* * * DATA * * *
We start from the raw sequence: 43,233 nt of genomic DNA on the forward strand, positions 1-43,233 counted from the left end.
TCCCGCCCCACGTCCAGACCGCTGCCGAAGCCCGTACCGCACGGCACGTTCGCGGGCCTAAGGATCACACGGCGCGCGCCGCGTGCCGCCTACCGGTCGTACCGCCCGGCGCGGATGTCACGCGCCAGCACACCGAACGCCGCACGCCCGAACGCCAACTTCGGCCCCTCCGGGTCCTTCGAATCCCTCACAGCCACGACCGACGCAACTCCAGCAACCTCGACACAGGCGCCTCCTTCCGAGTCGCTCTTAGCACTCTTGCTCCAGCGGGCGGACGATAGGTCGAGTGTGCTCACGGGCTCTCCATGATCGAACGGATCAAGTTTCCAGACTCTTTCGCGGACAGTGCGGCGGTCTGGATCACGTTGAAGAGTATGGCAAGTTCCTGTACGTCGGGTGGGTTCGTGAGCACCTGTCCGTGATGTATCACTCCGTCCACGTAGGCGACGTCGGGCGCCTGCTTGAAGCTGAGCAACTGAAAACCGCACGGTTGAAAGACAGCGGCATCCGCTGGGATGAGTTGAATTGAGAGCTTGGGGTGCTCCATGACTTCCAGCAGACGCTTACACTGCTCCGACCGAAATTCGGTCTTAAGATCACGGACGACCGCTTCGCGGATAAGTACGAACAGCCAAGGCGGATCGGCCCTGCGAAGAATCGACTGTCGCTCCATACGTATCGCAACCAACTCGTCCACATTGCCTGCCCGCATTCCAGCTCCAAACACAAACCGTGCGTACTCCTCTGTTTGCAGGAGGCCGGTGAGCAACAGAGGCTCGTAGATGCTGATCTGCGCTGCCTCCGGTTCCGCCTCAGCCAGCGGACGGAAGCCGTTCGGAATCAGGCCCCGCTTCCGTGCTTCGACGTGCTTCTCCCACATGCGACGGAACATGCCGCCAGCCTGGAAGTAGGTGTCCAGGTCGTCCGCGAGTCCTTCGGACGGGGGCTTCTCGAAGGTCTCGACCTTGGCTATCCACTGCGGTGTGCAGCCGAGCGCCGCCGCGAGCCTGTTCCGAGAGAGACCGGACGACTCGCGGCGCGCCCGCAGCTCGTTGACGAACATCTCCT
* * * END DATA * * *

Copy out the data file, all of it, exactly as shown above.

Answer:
We start from the raw sequence: 43,233 nt of genomic DNA on the forward strand, positions 1-43,233 counted from the left end.
TCCCGCCCCACGTCCAGACCGCTGCCGAAGCCCGTACCGCACGGCACGTTCGCGGGCCTAAGGATCACACGGCGCGCGCCGCGTGCCGCCTACCGGTCGTACCGCCCGGCGCGGATGTCACGCGCCAGCACACCGAACGCCGCACGCCCGAACGCCAACTTCGGCCCCTCCGGGTCCTTCGAATCCCTCACAGCCACGACCGACGCAACTCCAGCAACCTCGACACAGGCGCCTCCTTCCGAGTCGCTCTTAGCACTCTTGCTCCAGCGGGCGGACGATAGGTCGAGTGTGCTCACGGGCTCTCCATGATCGAACGGATCAAGTTTCCAGACTCTTTCGCGGACAGTGCGGCGGTCTGGATCACGTTGAAGAGTATGGCAAGTTCCTGTACGTCGGGTGGGTTCGTGAGCACCTGTCCGTGATGTATCACTCCGTCCACGTAGGCGACGTCGGGCGCCTGCTTGAAGCTGAGCAACTGAAAACCGCACGGTTGAAAGACAGCGGCATCCGCTGGGATGAGTTGAATTGAGAGCTTGGGGTGCTCCATGACTTCCAGCAGACGCTTACACTGCTCCGACCGAAATTCGGTCTTAAGATCACGGACGACCGCTTCGCGGATAAGTACGAACAGCCAAGGCGGATCGGCCCTGCGAAGAATCGACTGTCGCTCCATACGTATCGCAACCAACTCGTCCACATTGCCTGCCCGCATTCCAGCTCCAAACACAAACCGTGCGTACTCCTCTGTTTGCAGGAGGCCGGTGAGCAACAGAGGCTCGTAGATGCTGATCTGCGCTGCCTCCGGTTCCGCCTCAGCCAGCGGACGGAAGCCGTTCGGAATCAGGCCCCGCTTCCGTGCTTCGACGTGCTTCTCCCACATGCGACGGAACATGCCGCCAGCCTGGAAGTAGGTGTCCAGGTCGTCCGCGAGTCCTTCGGACGGGGGCTTCTCGAAGGTCTCGACCTTGGCTATCCACTGCGGTGTGCAGCCGAGCGCCGCCGCGAGCCTGTTCCGAGAGAGACCGGACGACTCGCGGCGCGCCCGCAGCTCGTTGACGAACATCTCCT